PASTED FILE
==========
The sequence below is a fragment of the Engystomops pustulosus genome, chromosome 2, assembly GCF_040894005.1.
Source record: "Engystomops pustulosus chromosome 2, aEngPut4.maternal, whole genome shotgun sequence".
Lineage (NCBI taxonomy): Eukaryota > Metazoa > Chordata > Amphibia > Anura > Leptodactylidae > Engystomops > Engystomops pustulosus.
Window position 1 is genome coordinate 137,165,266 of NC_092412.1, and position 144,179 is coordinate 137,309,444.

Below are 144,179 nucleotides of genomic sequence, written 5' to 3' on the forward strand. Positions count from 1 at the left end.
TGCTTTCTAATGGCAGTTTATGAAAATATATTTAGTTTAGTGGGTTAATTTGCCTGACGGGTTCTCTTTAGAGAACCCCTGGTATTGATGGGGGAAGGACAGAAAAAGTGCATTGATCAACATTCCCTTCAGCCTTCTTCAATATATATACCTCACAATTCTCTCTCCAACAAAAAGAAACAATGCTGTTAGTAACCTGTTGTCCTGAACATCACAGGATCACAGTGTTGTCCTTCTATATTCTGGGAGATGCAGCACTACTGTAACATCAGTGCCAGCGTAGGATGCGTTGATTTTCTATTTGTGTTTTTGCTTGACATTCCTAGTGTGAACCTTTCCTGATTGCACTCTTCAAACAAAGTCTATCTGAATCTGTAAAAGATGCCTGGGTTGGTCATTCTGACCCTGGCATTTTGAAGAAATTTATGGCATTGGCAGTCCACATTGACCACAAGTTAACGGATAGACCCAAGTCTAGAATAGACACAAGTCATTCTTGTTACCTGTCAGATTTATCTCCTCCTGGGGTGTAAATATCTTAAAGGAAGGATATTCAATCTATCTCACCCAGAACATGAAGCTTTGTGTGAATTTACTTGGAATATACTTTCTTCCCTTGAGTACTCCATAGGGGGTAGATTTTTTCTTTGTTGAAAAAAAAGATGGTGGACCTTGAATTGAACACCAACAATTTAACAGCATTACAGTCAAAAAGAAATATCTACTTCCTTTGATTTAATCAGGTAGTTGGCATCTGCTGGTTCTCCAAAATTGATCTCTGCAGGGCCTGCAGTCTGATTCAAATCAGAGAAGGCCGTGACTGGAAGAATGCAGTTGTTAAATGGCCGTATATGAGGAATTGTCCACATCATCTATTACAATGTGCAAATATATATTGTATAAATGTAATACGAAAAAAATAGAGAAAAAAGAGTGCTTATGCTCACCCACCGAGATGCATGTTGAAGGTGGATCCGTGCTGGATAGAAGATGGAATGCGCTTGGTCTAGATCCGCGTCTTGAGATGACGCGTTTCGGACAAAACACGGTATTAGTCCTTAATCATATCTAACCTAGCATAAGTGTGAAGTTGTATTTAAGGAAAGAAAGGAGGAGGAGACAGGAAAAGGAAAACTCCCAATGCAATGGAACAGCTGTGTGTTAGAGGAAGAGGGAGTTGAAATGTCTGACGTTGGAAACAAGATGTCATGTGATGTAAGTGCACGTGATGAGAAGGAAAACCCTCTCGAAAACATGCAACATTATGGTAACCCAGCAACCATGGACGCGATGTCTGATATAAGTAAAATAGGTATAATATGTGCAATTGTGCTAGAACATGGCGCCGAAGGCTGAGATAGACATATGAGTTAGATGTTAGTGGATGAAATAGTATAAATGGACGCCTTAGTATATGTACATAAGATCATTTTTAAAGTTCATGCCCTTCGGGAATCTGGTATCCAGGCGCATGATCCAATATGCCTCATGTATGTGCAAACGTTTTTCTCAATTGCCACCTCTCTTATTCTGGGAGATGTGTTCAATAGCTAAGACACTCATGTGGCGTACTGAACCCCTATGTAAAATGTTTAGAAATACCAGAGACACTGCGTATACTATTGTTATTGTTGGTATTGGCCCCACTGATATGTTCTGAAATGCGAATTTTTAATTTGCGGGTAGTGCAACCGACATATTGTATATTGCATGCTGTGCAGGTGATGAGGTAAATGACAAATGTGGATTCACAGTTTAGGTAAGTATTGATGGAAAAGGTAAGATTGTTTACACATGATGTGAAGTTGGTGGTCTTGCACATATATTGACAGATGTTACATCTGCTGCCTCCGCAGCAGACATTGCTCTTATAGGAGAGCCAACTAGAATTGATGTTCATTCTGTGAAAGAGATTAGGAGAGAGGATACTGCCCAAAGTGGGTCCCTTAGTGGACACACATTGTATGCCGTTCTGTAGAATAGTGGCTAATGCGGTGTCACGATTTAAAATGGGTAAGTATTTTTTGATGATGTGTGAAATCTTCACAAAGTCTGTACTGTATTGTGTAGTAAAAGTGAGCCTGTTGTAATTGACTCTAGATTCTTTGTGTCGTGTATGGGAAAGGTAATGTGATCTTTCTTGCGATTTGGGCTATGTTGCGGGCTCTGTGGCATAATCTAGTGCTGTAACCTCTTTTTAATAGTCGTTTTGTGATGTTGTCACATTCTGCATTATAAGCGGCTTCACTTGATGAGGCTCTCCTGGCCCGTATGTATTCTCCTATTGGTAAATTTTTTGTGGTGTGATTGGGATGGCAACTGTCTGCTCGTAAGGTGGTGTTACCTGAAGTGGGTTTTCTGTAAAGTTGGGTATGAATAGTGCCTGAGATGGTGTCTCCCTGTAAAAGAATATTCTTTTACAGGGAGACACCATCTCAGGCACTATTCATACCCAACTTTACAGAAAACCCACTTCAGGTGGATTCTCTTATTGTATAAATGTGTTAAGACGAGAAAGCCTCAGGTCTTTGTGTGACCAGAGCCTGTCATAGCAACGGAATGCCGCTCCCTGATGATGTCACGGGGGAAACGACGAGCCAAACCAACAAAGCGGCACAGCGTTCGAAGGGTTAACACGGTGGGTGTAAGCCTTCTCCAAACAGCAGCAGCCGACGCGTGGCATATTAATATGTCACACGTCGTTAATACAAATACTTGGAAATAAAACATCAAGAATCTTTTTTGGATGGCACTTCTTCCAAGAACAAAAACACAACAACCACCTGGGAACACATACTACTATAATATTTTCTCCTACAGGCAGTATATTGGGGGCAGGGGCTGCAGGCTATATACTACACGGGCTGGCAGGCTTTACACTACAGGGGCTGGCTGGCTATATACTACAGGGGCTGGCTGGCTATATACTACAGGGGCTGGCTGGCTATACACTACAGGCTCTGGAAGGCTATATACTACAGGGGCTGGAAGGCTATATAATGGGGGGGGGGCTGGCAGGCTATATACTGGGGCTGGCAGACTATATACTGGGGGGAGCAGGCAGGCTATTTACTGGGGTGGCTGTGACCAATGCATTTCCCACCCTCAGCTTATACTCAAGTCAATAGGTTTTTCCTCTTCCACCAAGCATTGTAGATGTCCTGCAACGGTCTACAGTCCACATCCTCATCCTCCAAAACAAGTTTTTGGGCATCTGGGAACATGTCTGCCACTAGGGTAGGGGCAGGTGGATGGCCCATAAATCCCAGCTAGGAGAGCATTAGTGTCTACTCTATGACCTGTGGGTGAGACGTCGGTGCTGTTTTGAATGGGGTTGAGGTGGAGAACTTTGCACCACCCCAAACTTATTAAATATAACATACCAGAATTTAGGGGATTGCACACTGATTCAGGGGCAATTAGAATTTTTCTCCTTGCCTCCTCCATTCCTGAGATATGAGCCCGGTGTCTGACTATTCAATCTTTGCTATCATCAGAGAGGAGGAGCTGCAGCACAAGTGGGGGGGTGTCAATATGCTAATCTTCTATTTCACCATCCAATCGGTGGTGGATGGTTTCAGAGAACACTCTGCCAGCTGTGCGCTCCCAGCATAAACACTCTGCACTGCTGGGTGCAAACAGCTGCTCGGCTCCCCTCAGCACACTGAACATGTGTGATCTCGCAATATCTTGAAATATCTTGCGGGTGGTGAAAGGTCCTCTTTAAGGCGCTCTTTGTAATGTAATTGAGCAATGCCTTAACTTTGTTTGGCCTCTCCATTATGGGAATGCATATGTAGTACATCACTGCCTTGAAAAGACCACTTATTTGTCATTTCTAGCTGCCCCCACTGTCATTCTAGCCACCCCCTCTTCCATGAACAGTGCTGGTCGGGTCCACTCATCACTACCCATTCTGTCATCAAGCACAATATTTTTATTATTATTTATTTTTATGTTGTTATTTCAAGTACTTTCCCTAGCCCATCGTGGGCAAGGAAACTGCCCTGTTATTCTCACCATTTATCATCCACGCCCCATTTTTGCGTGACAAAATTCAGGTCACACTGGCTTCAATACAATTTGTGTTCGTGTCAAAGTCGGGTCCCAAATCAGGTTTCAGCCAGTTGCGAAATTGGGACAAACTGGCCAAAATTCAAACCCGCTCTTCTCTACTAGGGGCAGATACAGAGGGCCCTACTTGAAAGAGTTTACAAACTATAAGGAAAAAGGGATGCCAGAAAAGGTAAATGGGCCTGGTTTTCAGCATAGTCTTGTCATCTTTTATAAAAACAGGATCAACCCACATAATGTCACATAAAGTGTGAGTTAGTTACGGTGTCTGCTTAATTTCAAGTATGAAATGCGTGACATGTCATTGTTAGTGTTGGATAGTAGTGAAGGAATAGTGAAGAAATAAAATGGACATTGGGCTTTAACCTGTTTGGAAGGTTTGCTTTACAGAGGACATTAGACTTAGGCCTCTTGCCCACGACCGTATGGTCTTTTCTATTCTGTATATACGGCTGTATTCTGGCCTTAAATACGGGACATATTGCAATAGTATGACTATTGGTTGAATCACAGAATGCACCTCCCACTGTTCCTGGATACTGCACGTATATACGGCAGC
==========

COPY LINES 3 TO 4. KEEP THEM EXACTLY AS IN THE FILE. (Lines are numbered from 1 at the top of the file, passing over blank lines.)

Lineage (NCBI taxonomy): Eukaryota > Metazoa > Chordata > Amphibia > Anura > Leptodactylidae > Engystomops > Engystomops pustulosus.
Window position 1 is genome coordinate 137,165,266 of NC_092412.1, and position 144,179 is coordinate 137,309,444.